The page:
His name is Bernard Powell and I always thought of him as a man living in the wrong State in the wrong century. He lived in Norwalk Connecticut and and commuted by train to New York every day. He made his living as a high level advertizing executive. Even as I kid, I thought that seemed totally inconsistent with who he really was.
No one ever called him Bernard. Everyone just referred to him as “Tex.” He had been born in Texas and spent most of his life there before moving to Connecticut. He was everything a kid expected a Texan to be. He was tall and muscular, with a Texas accent, and lots of hilarious stories about growing up in rural Texas.
Although he lived in Connecticut, Tex Powell had no interest in the wealthy suburbanites of modern day. His main interest in life was in the inhabitants of Connecticut from hundreds of years before. He wanted to know everything about the American Indians who once lived there.
Unlike most people, Tex was not satisfied with just reading about them in books. What he wanted to know about them was still there, just underneath our feet. There was a building boom going on in Connecticut back then. The Baby Boom and created a demand for houses and schools and hospitals.
A lot of people saw all this construction as a chance to make money. Tex, on the other hand, saw it as a chance of a lifetime to explore the past. He soon became a fixture at construction digs all over the State. He came away with arrowheads, pottery, and even bones of the original Native Americans.
You might think that construction crews would get annoyed at this, but Tex charmed them with his stories and jokes and somehow Tex could get even the toughest construction foreman to let him onto a site with his archeological kit.
But Tex didn’t just want relics. He was out to prove something. He was out to show people that the East Coast Native Americans were much more civilized, complex and modern than people had previously believed.
His great moment came when he found an ancient skull. It was not just any skull. It was one that proved that Native Americans had actually practiced a form of emergency brain surgery.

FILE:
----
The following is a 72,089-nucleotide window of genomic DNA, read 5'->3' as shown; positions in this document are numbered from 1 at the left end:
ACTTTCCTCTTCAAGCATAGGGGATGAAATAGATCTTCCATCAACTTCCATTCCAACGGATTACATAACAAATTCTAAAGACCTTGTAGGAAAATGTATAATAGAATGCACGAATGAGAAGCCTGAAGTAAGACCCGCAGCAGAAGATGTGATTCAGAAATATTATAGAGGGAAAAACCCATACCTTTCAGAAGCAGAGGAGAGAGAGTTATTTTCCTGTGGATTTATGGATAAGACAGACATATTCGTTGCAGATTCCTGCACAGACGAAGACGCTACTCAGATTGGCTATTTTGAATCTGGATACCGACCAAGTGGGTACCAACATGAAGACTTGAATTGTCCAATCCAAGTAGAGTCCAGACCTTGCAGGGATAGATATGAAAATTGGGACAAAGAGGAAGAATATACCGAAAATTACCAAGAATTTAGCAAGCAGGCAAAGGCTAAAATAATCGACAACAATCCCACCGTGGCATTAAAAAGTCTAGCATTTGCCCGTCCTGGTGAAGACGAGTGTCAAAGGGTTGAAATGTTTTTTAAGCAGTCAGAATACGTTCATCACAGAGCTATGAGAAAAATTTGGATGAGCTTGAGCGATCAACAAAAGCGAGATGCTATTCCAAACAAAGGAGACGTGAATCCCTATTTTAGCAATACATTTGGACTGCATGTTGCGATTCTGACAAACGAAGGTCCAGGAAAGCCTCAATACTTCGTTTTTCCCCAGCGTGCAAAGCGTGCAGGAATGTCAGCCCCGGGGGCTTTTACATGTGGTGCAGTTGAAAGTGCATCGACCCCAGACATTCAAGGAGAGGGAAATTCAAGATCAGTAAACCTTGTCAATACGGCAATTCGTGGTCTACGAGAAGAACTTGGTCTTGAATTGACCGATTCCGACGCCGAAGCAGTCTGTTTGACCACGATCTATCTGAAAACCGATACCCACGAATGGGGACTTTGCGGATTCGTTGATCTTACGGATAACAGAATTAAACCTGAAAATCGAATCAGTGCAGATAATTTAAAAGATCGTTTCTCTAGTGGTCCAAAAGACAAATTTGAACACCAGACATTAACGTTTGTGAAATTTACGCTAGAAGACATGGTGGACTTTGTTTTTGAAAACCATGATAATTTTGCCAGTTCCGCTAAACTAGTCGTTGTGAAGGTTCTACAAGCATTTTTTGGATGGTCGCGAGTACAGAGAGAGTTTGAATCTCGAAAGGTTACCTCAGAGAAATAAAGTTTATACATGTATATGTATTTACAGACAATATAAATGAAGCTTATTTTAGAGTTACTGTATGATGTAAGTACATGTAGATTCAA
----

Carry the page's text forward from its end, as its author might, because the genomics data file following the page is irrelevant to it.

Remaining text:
Tex had found an ancient Indian burial mound on what was soon to be a foundation for a school. This was long before the days of preservation laws, so if Tex Powell had not saved the bones and relics they would have simply been tossed in the garbage like so much construction debris.
Tex carefully examined the bones and in particular the skulls to try to determine as much as he could about who these people had been. Then one skull in particular caught his eye. It looked like a precise circular hole had been drilled in the hard bone about the size of a 50 cent piece. There there was much thinner bone filling in that hole.
Tex was an advertising exec not a doctor, so he was not sure what it meant. However, Tex was curious enough to bring it to the hospital and show it to some of the doctors. The chief of neurology took a particular interest. The doctor said that when a person suffers a severe blow to the head, the main problem in swelling of the brain. In extreme cases, surgeons must drill a hole in the skull to relieve the pressure. If this is not done the patient will die. Eventually the swelling then goes down and the skull bone slowly grows back, with the new bone being thinner than the original skull.
Tex’s find had proved that Native American medicine was quite advanced. This was the skull of someone who had undergone severe head trauma and been operated on. The instruments were not metal, and there were no X-Rays, but somehow the Native American surgeons had performed a life-saving operation similar to what a brain surgeon would do today.
I remember Tex Powell passing around the skull and letting people carefully examine it, while he described the details of the operation. What I remember most, however, is how upset Mr. Powell’s young son Travis got. Travis wanted to know what the name of the Indian was. When Tex said there was no way to know Travis started to cry. He was very upset that we would never know who this man had been, or even what his name was.
I have always loved archeology, but never felt quite the same about it after little Travis’ comments. The little boy saw it all much more clearly than any of the adults. Travis realized that these has been real people with real lives, not matter how long ago it had been.
When I drive the Merritt Parkway and look deep into the woods, I often think of the thousands and thousands of Native Americans who lived in Connecticut many hundreds of years ago. Buried under the soil are their bones and pottery and arrowheads – And their names.